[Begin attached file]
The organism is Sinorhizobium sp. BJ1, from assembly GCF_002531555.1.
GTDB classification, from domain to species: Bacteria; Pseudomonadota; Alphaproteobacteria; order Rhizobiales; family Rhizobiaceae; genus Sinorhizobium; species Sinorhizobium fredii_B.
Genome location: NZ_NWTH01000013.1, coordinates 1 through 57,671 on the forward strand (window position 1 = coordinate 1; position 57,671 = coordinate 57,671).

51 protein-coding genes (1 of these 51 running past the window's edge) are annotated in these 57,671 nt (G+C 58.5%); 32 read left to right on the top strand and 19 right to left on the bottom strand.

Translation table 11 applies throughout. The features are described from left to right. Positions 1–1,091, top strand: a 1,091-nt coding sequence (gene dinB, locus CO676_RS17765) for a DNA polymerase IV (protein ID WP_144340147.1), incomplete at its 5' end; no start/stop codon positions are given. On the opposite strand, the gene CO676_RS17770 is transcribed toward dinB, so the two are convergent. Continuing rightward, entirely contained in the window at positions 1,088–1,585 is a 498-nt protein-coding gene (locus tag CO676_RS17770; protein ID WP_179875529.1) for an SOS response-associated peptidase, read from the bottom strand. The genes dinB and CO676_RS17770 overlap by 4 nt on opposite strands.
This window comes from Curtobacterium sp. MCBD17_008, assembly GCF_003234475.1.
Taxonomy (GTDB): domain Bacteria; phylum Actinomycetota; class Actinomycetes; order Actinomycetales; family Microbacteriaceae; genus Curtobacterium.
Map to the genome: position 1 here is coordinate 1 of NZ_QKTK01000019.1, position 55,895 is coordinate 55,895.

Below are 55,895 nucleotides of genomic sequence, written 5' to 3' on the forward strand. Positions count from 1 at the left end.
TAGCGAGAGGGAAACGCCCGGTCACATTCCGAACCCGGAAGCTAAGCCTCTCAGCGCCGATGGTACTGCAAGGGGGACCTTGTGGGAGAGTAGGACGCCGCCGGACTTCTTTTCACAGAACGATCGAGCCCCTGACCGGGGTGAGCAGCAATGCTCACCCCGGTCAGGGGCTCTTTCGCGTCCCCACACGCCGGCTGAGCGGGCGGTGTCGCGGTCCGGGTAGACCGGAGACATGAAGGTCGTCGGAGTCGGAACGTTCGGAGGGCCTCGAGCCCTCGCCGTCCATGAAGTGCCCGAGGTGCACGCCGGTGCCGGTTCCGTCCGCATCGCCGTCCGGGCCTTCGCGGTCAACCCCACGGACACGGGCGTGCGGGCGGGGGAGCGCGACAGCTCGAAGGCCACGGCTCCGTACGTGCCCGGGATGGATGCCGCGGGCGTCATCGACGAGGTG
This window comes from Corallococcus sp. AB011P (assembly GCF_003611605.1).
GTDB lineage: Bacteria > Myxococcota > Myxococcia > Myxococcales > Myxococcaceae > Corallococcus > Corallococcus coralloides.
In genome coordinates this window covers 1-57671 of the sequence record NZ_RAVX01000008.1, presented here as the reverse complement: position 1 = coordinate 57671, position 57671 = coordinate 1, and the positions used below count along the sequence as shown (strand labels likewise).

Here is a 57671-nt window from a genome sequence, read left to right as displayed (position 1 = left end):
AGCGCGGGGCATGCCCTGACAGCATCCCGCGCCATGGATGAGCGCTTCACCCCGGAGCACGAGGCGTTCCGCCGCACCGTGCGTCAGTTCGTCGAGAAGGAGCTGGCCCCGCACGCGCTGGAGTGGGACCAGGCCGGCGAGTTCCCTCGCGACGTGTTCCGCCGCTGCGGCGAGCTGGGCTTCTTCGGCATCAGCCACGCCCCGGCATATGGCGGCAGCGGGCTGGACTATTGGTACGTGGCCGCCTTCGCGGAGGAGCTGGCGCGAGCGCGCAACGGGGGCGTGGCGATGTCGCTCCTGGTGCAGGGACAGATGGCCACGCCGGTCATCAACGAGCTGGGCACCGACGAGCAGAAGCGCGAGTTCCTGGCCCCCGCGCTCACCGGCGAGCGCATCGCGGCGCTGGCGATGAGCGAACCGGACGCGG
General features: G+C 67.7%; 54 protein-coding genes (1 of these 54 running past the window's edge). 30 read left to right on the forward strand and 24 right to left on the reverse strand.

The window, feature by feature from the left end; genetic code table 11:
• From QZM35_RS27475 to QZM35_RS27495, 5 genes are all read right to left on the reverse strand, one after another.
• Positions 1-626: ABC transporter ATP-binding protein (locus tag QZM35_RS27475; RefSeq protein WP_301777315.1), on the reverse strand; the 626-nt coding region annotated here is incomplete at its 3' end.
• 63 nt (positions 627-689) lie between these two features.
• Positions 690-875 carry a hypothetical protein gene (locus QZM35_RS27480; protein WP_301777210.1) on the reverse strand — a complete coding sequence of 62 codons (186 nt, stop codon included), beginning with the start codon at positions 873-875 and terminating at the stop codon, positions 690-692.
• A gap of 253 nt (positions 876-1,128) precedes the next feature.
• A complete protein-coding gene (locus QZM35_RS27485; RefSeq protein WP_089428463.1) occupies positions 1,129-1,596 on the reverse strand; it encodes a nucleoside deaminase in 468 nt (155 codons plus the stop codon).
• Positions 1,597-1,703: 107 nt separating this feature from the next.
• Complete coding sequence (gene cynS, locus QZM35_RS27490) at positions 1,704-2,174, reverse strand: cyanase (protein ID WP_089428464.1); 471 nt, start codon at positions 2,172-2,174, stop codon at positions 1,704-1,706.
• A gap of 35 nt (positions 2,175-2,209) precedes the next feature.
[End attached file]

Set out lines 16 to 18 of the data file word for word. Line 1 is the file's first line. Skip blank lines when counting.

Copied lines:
General features: G+C 67.7%; 54 protein-coding genes (1 of these 54 running past the window's edge). 30 read left to right on the forward strand and 24 right to left on the reverse strand.

The window, feature by feature from the left end; genetic code table 11:
• From QZM35_RS27475 to QZM35_RS27495, 5 genes are all read right to left on the reverse strand, one after another.